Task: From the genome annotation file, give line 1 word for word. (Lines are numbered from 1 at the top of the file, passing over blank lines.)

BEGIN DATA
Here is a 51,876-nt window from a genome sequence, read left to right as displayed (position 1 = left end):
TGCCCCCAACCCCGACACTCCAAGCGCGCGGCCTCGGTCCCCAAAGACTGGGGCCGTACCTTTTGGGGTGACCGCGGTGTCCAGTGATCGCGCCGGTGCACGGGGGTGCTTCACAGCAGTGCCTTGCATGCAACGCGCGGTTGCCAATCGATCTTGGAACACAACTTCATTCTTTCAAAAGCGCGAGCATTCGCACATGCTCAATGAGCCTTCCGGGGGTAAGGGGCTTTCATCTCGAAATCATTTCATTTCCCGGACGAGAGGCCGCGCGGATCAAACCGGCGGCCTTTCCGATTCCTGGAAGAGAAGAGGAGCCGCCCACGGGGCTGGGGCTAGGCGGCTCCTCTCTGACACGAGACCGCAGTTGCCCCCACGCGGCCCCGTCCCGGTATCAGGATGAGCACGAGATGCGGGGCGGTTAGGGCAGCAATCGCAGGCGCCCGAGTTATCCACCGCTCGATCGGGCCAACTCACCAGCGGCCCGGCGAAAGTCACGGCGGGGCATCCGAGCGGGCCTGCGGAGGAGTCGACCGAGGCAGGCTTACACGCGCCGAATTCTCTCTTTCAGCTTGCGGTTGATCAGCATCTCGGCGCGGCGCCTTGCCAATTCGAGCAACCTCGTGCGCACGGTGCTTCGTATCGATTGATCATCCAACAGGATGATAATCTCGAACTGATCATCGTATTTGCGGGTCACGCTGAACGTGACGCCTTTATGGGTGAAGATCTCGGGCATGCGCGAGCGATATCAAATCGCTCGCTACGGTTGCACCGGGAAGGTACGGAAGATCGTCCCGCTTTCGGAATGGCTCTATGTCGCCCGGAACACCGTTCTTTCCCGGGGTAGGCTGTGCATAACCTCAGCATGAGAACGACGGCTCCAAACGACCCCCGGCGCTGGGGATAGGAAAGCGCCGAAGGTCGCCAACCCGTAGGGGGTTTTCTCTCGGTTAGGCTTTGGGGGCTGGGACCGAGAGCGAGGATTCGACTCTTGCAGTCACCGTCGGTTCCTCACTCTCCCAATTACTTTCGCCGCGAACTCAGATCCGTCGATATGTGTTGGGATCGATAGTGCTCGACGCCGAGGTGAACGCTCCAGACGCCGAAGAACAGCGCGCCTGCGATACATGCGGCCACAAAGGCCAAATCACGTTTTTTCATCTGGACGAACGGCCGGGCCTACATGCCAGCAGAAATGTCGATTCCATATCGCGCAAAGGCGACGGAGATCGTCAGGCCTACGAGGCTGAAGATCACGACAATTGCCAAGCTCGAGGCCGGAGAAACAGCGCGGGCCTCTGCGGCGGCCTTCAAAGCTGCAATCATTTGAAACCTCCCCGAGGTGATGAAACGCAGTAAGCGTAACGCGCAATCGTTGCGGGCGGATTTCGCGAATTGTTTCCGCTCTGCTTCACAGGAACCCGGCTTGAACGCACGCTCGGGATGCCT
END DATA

Here is a 51,876-nt window from a genome sequence, read left to right as displayed (position 1 = left end):